A third-person narrative can come off as awkward or pretentious. But this Senior Administrative Assistant has found a clever way to use it in her summary field. And that will help recruiters remember her name.

Administrative Assistant at Computer

3. Make your case, then elaborate

“It’s pretty simple: Executive assistance is my passion.

For over 8 years, I have dedicated my career to keeping executives and business owners organized, prioritized and less stressed. I practice a streamlined and intuitive approach to assistance. It rests on empathy, efficiency, and astute problem solving.

I’m a hyper-creative design enthusiast who incorporates both [traits] into my take on presentation, problem solving, and function in the office. I take pride in representing senior level management professionally and with finesse.

Whether you’re a seasoned executive with a long history of assistance or entirely new to assistant delegation, we will work collaboratively to help you harness the full potential of experienced executive support.”

This LinkedIn user immediately catches readers’ attention. Her brief opening sentence packs a punch. She adds adjectives and action verbs—and buzzwords that might be on a recruiter’s radar. There’s almost a sense of urgency to her summary message; you’d be remiss to skip over her profile.

Keywords LinkedIn Summary Examples

4. Summarize your strengths on LinkedIn with keywords

“Dedicated, approachable, reliable, personable and motivated. Nicola finds enjoyment in helping people and organizations become successful. Other constructive characteristics are that she’s polished, poised, trusting, steady, stable, and sociable. She takes pride in representing her employer and acting as a spokesperson for a team. Five Key Strengths: Restorative, Winning Others Over, Harmony, Includer, and Achiever.”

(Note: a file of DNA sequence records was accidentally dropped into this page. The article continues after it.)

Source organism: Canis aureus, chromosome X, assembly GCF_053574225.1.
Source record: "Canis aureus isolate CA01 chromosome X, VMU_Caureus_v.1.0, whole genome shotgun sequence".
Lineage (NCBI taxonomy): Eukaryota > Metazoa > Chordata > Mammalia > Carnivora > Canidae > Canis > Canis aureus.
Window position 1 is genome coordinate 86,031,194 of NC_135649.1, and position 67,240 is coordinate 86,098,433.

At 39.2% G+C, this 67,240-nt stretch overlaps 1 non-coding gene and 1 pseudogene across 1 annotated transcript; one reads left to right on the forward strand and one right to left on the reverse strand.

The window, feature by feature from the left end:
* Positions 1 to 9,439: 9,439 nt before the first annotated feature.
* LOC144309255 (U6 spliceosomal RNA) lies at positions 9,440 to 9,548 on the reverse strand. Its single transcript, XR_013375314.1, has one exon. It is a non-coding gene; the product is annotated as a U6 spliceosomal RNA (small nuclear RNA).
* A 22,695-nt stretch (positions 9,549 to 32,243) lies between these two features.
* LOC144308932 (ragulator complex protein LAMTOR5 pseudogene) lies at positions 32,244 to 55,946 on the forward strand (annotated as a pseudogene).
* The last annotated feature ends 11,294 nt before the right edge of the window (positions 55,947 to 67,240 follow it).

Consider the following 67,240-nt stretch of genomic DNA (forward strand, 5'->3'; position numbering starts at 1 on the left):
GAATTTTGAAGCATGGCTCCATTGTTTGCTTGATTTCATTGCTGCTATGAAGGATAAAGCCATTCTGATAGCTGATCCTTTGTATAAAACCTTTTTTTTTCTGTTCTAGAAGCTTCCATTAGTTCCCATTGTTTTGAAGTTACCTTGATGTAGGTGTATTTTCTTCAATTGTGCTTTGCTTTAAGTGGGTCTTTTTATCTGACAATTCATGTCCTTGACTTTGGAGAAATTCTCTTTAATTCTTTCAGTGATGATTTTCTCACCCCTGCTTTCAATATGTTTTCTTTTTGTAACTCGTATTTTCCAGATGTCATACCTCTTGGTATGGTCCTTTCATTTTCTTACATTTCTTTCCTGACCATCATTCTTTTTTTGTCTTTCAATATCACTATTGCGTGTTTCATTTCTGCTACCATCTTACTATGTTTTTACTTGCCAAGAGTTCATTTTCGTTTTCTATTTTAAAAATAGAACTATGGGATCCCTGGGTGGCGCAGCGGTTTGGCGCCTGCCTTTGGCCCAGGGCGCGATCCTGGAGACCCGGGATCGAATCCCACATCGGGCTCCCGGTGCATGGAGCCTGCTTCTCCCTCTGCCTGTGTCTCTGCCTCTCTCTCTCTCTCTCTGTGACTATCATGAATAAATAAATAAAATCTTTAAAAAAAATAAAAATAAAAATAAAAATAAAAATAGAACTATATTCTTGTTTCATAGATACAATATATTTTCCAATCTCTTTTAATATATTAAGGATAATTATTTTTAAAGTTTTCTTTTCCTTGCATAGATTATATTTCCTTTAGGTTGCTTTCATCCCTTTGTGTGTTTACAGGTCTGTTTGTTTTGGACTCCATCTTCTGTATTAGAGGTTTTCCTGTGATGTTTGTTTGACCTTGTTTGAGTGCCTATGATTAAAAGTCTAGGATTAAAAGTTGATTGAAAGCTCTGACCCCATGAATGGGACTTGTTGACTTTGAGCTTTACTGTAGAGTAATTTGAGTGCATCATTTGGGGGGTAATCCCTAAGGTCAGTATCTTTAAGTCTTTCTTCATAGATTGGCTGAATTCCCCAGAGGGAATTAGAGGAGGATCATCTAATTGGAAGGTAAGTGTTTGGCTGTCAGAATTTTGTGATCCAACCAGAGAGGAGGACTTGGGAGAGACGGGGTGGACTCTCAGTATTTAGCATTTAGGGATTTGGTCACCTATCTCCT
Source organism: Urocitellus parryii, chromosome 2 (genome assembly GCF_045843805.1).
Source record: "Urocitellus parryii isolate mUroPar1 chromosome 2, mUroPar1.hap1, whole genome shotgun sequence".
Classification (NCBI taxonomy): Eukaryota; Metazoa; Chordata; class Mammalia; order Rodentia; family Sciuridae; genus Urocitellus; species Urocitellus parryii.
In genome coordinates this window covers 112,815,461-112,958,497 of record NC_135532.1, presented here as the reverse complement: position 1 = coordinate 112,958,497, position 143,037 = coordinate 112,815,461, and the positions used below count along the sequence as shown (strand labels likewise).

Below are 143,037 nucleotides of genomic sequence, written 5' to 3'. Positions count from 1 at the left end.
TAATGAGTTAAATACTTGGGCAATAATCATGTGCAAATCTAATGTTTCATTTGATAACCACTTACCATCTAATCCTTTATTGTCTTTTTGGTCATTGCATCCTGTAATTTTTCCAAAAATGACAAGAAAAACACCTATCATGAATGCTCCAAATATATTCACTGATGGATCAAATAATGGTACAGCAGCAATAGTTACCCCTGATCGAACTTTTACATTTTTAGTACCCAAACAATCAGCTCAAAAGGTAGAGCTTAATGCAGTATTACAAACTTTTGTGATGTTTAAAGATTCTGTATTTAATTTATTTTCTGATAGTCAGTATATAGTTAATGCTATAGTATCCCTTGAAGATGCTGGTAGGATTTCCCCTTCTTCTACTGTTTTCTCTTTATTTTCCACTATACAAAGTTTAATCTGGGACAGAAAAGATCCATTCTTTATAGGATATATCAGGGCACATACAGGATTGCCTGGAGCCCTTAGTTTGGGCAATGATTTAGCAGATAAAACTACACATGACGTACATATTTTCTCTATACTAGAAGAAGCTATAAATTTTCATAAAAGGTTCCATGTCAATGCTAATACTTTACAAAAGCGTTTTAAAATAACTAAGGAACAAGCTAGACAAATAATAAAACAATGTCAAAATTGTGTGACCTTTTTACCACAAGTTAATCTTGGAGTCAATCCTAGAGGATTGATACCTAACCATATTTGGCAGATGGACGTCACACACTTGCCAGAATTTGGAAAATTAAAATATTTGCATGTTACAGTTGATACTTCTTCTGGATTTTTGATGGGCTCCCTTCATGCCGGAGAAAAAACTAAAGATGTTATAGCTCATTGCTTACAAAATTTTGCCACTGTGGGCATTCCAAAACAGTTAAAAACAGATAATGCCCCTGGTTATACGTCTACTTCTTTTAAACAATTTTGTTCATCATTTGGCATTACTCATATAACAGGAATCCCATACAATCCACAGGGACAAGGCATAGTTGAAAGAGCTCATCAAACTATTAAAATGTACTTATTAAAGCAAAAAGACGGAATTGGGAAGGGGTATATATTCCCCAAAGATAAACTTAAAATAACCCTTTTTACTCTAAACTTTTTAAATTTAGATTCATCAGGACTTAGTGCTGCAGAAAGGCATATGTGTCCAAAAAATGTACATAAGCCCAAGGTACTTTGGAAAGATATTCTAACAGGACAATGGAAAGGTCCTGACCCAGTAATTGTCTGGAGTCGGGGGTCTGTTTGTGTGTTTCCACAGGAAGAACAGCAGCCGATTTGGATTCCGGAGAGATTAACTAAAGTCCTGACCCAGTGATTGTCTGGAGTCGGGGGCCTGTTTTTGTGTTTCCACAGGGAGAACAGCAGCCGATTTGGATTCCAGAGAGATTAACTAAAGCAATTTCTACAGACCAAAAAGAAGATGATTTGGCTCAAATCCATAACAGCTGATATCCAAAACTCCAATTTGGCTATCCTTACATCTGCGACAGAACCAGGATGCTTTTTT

LinkedIn offers recruiters the ability to search profiles by keyword. Nicola used this feature to her advantage by listing her strengths.

To improve upon this summary, Nicola should use specific examples. Examples that include numbers or statistics would provide proof of her accomplishments. Start with strong keywords, and back them up with data.

Feeding Your Team: The Office Hero's Guide to Food

Download our Complete Guide to Saving Time & Money on Office Catering

5. Be specific

Over the course of my career, I have discovered that I thrive on challenges and do my best work in high-volume settings. I enjoy responsibility and believe that my experience, professionalism, and proactive demeanor are a perfect match for the “many hats” that Assistant and Office Manager Positions require.